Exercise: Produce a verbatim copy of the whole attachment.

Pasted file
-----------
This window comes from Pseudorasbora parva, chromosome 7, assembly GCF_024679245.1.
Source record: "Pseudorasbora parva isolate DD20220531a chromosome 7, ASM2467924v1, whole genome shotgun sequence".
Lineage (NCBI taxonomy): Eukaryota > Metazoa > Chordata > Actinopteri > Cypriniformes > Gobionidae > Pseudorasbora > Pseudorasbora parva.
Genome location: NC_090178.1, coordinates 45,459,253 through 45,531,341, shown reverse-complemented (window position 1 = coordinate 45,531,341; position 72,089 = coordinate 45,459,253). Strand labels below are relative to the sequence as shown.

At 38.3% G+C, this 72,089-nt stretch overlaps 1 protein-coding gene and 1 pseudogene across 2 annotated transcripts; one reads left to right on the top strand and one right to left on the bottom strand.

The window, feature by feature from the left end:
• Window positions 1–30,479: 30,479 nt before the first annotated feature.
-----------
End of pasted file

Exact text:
This window comes from Pseudorasbora parva, chromosome 7, assembly GCF_024679245.1.
Source record: "Pseudorasbora parva isolate DD20220531a chromosome 7, ASM2467924v1, whole genome shotgun sequence".
Lineage (NCBI taxonomy): Eukaryota > Metazoa > Chordata > Actinopteri > Cypriniformes > Gobionidae > Pseudorasbora > Pseudorasbora parva.
Genome location: NC_090178.1, coordinates 45,459,253 through 45,531,341, shown reverse-complemented (window position 1 = coordinate 45,531,341; position 72,089 = coordinate 45,459,253). Strand labels below are relative to the sequence as shown.

At 38.3% G+C, this 72,089-nt stretch overlaps 1 protein-coding gene and 1 pseudogene across 2 annotated transcripts; one reads left to right on the top strand and one right to left on the bottom strand.

The window, feature by feature from the left end:
• Window positions 1–30,479: 30,479 nt before the first annotated feature.